A few weeks ago I posted my breakdown of the Blue Jackets scoring chances at even strength . Since that article has gone up I’ve spent far too much time working through the data for special teams. The results are not exactly what I was expecting and I am not entirely sure what to make of it. The effectiveness of Derek Dorsett and Mark Letestu on the powerplay perplexed me. The ineffectiveness of Jack Johnson, RJ Umberger and James Wisniewski perplexed me more. The differing rates of scoring chances between Jackets powerplays and opponent powerplays put a wrench into comparisons. To combat some of these issues, I took a look at the rate at which scoring chances were converted while these players were on the ice. This painted a better picture of what players contributed to generating chances, as well as what players generated fewer chances but converted more of those chances to goals. Further, this analysis applied to shorthanded scoring chances was similarly illuminating. Again, many thanks to the awesome Matt Wagner at The Cannon for compiling the full breakdown of the Jackets scoring chances.
Like in the previous piece, I broke down the players so that only those with enough powerplay time were included. For the PP I used those players with over 40 minutes total played with the man advantage. This ruled out Lebda, Pahlsson, Moore, R.Russell, Boll, Mackenzie, Gillies, Methot and Boyce (in addition to those players who played less than 20 games). The rate figures are scoring chances for/allowed per 60 minutes. Also, PP+Rt = Powerplay scoring chances for per 60 minutes, PP-Rt = Powerplay scoring chances against per 60 minutes, GFA = Goals For Average (per 60) and G/SC = Goals per scoring chance (the figure is a %).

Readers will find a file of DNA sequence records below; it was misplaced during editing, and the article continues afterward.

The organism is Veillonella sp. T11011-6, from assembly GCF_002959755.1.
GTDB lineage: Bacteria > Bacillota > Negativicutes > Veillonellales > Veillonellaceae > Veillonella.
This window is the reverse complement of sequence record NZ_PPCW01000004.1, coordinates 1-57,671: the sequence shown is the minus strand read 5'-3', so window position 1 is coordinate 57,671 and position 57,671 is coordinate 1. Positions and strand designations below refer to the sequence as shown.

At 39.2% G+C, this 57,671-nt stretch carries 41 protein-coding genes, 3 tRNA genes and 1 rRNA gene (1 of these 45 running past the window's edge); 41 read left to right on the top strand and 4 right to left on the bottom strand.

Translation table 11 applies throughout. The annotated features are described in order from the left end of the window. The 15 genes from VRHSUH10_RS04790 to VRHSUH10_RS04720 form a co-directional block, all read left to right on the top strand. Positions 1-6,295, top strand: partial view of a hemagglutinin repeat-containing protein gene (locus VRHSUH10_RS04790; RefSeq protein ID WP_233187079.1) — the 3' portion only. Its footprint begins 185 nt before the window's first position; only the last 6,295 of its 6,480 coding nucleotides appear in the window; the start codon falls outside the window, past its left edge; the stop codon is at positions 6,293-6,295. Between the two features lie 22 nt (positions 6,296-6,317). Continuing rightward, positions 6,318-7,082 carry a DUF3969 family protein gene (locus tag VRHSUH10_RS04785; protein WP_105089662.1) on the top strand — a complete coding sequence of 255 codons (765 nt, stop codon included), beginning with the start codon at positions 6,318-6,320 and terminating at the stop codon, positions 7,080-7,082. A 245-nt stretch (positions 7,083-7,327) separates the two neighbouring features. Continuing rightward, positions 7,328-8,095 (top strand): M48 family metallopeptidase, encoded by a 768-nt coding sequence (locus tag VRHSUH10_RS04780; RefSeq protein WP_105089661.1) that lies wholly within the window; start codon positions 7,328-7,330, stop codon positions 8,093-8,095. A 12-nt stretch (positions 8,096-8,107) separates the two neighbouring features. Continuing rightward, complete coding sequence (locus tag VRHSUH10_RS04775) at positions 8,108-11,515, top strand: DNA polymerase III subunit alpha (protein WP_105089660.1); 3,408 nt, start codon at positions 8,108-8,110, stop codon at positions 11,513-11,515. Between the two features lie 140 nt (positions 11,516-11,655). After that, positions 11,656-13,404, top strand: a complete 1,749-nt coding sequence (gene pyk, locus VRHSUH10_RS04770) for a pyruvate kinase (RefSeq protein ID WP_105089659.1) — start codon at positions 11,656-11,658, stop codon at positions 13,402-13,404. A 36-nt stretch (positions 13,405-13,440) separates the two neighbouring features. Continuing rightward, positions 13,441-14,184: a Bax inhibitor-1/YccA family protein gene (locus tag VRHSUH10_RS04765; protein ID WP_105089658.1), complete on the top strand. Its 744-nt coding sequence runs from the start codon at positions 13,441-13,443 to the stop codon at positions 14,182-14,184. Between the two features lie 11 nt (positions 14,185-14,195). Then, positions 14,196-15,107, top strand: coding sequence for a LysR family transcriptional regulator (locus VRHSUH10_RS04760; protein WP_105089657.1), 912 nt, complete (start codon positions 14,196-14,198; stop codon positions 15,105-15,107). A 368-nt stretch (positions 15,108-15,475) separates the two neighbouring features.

Players of note:
Aaron Johnson: Looks bad going just by scoring chances, but with AJ on the ice the powerplay has the highest rate of goals per scoring chance.
Derek Dorsett: Was the complete opposite of Johnson. Put up a high rate of scoring chances on the powerplay, but connected on very few of them.
Mark Letestu: I expected him to be similar to Dorsett, but instead he had a high rate of scoring chances for, but also was one of the higher rated forwards in goals for average. He might just be one of those rare “powerplay specialist” type forwards.
James Wisniewski & Cam Atkinson: Were below the team average in PP scoring chances for, goals for per 60 and goals per scoring chance. Very disappointing, and I expected better out of both of them. Wisneiwski seems very middle of the pack in everything, not something that bodes well for the future. Being in the middle of the pack on a terrible team is not a good sign. As for Cam, he put up decent numbers, while excelling at even strength and not being particularly good on the powerplay. This bodes well for the future, as with his skill I would expect his powerplay production to increase as he gets more acclimated to the NHL.
Nikita Nikitin & Fedor Tyutin: The opposite of Wisniewski & Atkinson, as both of them finished above average in the three main categories looked at here. Add this to their even strength play, and it looks like they were by far the best two defenseman in Columbus last season, despite all the hype directed at Wisniewski and Jack Johnson. Speaking of which…